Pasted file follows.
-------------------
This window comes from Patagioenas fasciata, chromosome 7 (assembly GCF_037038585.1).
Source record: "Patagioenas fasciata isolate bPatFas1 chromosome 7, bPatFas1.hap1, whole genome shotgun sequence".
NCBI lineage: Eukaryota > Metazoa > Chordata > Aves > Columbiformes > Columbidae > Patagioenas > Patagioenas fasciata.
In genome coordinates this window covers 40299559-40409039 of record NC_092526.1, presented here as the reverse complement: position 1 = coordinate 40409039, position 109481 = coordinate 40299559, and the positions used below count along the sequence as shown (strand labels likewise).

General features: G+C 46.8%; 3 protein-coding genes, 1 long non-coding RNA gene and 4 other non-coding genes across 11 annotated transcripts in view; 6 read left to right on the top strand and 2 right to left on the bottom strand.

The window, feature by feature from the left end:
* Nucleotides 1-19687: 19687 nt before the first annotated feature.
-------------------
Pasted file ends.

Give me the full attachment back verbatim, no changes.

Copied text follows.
This window comes from Patagioenas fasciata, chromosome 7 (assembly GCF_037038585.1).
Source record: "Patagioenas fasciata isolate bPatFas1 chromosome 7, bPatFas1.hap1, whole genome shotgun sequence".
NCBI lineage: Eukaryota > Metazoa > Chordata > Aves > Columbiformes > Columbidae > Patagioenas > Patagioenas fasciata.
In genome coordinates this window covers 40299559-40409039 of record NC_092526.1, presented here as the reverse complement: position 1 = coordinate 40409039, position 109481 = coordinate 40299559, and the positions used below count along the sequence as shown (strand labels likewise).

General features: G+C 46.8%; 3 protein-coding genes, 1 long non-coding RNA gene and 4 other non-coding genes across 11 annotated transcripts in view; 6 read left to right on the top strand and 2 right to left on the bottom strand.

The window, feature by feature from the left end:
* Nucleotides 1-19687: 19687 nt before the first annotated feature.